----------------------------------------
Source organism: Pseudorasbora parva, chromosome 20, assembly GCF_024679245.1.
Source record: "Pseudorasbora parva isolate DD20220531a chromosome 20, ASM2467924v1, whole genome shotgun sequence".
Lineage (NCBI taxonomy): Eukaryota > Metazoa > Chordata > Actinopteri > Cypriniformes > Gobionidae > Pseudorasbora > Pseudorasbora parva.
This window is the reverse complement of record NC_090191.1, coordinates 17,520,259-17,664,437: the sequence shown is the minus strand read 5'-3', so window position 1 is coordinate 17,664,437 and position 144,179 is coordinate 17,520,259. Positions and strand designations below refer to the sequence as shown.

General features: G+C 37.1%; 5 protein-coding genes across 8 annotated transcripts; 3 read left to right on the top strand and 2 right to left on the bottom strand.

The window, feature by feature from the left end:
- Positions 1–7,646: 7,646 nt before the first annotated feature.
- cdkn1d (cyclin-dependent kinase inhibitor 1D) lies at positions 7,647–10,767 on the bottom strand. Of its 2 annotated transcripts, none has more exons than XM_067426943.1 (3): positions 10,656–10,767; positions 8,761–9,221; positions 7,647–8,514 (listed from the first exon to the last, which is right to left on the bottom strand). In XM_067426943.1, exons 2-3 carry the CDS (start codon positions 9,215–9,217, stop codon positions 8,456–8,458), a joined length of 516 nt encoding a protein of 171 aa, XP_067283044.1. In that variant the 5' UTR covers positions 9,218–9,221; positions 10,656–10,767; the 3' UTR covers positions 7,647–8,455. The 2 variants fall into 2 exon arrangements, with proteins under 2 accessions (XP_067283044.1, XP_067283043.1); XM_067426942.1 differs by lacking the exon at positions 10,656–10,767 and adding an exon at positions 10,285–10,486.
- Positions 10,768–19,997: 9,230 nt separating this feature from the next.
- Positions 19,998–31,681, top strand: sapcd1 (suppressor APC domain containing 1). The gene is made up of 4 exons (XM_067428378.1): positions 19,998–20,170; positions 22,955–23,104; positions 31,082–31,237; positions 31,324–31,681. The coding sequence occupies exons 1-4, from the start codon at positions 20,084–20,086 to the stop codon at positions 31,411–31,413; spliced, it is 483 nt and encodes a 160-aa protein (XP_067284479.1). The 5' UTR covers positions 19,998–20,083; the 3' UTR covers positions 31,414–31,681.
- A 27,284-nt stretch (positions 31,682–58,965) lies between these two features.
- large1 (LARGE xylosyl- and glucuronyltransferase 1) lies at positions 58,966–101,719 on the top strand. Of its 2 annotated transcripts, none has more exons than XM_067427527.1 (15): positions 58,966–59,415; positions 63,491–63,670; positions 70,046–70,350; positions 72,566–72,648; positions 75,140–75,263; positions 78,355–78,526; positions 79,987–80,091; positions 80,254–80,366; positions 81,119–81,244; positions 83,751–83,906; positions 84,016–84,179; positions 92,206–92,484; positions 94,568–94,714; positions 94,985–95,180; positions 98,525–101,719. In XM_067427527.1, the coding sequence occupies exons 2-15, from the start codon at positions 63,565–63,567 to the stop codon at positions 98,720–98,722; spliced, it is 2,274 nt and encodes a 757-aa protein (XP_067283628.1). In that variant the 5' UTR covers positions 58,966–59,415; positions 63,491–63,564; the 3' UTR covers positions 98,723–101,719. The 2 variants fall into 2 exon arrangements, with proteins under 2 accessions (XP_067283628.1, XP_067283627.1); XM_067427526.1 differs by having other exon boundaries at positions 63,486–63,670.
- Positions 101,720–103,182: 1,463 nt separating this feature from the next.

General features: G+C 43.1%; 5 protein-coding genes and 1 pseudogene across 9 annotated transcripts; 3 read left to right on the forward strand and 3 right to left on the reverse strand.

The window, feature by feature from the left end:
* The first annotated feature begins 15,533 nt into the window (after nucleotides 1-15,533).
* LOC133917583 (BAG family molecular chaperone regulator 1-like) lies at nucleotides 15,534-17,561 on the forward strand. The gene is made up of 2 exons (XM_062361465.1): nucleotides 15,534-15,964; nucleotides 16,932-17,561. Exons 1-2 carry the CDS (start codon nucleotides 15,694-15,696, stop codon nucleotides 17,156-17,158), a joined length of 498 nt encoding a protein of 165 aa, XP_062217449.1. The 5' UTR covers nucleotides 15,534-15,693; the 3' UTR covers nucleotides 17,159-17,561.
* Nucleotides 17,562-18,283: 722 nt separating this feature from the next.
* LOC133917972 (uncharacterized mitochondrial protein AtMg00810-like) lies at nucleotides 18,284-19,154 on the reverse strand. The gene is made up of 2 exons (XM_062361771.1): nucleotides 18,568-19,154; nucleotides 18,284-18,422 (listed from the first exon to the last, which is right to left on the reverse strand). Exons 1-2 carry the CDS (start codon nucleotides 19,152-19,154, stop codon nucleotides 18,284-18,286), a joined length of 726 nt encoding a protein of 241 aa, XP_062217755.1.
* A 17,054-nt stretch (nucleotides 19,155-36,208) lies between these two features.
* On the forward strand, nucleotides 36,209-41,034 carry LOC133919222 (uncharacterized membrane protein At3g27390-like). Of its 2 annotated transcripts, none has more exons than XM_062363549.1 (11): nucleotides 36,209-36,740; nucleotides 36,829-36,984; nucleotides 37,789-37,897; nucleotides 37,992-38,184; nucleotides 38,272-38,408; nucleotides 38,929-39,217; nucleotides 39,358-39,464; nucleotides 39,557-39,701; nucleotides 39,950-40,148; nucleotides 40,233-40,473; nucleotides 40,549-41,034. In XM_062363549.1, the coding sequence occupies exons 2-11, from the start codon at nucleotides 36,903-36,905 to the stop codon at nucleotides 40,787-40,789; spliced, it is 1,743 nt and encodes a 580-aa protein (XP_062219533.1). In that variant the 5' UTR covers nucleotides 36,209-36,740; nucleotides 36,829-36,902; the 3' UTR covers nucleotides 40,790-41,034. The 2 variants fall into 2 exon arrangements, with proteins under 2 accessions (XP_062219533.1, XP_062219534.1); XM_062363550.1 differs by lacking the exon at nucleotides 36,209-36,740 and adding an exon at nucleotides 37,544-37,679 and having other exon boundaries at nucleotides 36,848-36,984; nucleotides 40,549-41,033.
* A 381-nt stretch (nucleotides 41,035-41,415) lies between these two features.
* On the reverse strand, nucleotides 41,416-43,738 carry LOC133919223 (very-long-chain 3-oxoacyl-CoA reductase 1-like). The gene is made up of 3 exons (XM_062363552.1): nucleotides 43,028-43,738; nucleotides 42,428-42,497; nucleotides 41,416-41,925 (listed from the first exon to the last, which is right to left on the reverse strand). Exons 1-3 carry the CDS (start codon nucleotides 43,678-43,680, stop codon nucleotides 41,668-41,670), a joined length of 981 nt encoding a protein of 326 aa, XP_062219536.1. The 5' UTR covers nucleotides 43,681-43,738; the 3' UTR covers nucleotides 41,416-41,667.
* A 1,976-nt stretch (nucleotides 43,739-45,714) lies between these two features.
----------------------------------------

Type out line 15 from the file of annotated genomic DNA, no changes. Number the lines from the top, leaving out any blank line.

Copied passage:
The window, feature by feature from the left end: